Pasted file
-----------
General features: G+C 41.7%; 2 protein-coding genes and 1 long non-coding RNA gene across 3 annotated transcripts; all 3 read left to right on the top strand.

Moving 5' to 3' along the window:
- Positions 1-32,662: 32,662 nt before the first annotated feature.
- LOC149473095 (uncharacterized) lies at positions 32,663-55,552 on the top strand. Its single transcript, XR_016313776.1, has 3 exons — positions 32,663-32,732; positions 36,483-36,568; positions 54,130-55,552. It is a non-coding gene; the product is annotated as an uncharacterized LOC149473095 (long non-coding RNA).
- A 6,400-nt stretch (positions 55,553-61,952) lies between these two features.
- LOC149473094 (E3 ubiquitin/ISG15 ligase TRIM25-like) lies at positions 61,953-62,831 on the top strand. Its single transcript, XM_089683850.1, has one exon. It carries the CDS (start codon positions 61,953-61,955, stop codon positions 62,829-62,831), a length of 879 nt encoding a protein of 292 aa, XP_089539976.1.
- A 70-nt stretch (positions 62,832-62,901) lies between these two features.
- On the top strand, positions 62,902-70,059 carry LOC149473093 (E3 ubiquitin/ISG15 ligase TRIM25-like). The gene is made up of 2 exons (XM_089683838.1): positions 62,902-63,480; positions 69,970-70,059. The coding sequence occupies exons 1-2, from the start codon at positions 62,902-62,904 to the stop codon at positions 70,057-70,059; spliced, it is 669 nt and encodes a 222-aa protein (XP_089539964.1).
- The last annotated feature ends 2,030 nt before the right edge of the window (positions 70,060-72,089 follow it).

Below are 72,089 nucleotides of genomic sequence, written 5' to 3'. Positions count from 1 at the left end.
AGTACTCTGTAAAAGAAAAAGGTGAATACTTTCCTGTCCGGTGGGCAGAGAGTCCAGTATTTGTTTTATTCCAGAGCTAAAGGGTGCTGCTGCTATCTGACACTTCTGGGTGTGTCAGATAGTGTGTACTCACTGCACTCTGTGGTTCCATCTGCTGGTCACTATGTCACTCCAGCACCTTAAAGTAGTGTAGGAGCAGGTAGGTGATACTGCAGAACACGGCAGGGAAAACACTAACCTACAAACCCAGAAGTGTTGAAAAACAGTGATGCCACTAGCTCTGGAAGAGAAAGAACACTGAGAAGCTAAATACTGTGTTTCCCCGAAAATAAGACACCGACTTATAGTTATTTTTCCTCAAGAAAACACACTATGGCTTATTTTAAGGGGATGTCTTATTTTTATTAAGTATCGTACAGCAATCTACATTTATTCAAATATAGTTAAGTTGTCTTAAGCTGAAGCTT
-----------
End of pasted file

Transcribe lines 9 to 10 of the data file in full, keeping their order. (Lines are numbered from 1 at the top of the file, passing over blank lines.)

- The last annotated feature ends 2,030 nt before the right edge of the window (positions 70,060-72,089 follow it).

Below are 72,089 nucleotides of genomic sequence, written 5' to 3'. Positions count from 1 at the left end.